Six Months Of Fatherhood

Six Months Of Fatherhood

It’s been six months since that warm Thursday night when our son came into the world just as Jimmy Kimmel’s show was coming on.

He looked around the room, cried a little and then because my wife had a tough delivery, he was given to me.

We instantly bonded, I was just in awe and he’s looking up at me like okay we gonna be together right?

In the days since we’ve bonded even more, first when he came home two days later, we enjoyed Stanley Cup playoff hockey together.

Then after I changed jobs and then I was home for a month, we bonded daily, watching car shows, the news and listening to jazz. Which still do that to this day.
If you ever want to change how you see the world, try looking through someone else’s eyes.

And there is no better view than the eyes of a child, a happy six month old boy.

To him everything is new, this dude doesn’t have bad days. Okay he craps too much, spits up, cries a little or pees out of his diapers. Clean him up and he’s good to go.

Now granted my wife does all of the heavy lifting with him, she’s up in the night and gets to him way before I do, if even hear it.
She generates the milk for him, preps his food, cleans him up and all that.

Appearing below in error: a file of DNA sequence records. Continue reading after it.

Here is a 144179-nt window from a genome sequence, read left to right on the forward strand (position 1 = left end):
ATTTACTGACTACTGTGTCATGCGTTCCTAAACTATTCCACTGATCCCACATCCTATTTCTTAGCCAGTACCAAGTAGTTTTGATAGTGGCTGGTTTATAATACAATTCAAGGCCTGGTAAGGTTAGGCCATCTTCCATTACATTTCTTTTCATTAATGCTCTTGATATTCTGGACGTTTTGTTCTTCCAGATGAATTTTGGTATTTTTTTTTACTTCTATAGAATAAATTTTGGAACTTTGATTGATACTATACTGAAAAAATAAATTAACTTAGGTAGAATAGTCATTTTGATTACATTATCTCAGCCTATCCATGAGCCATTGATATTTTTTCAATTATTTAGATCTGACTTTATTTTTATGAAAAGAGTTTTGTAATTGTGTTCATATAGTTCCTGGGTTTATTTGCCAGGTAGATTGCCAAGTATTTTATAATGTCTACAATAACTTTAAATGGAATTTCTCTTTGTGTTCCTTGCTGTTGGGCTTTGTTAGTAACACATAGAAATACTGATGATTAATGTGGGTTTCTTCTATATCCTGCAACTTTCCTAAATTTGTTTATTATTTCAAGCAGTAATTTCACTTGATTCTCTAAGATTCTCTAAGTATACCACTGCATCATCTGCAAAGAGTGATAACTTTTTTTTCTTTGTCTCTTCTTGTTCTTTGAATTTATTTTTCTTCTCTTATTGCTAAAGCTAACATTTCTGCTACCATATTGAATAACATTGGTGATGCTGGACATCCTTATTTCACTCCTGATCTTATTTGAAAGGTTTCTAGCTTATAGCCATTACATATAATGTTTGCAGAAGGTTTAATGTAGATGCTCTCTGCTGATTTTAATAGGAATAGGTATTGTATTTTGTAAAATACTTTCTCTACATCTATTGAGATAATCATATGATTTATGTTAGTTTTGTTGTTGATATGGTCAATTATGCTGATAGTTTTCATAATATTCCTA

So yes I have some parental guilt because not only does she do yeoman’s work but I did go back to work after a month of being with our son every day.

That parental guilt grows, from the time you inadvertently hurt him for the first time (I was cutting his nails and nipped him twice), to not being able to be with him all the time.

Going to work is hell, not because I have a tough job, I’m in a good spot right now, but its leaving that little happy dude.

Same with some nights going to sleep, if he’s up and wants to play, you don’t want to disappoint or miss out on anything but you’re dead tired.
If he’s sleep, no biggie, you put him down but even I catch myself watching him sleep.

You hear it all the time about how someone’s baby is a miracle and they all are, seriously.

My mother calls our son “a little person” and that’s what he is, you are watching him grow before your eyes and its nothing short of amazing.

Now true you have people already asking about if you have another and some people do and I’m happy for them.

But our little guy was a miracle of science (not a “test tube baby” as the late comedian Robin Harris would say), because we met with a specialist and “had help” to get our son here.

It was not easy on my wife nor inexpensive, she struggled with stomach issues most of the pregnancy but our boy is worth it.

I’m still learning my role in being a dad but one I felt like I was born for, I think I will spend the rest of my life learning how to work with my son.

My late father made this look easy, he always had the answers and gave me such a great example. And even though physically he’s not here, I feel him walk with us as our son grows.

 

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    Charles W. Johnson

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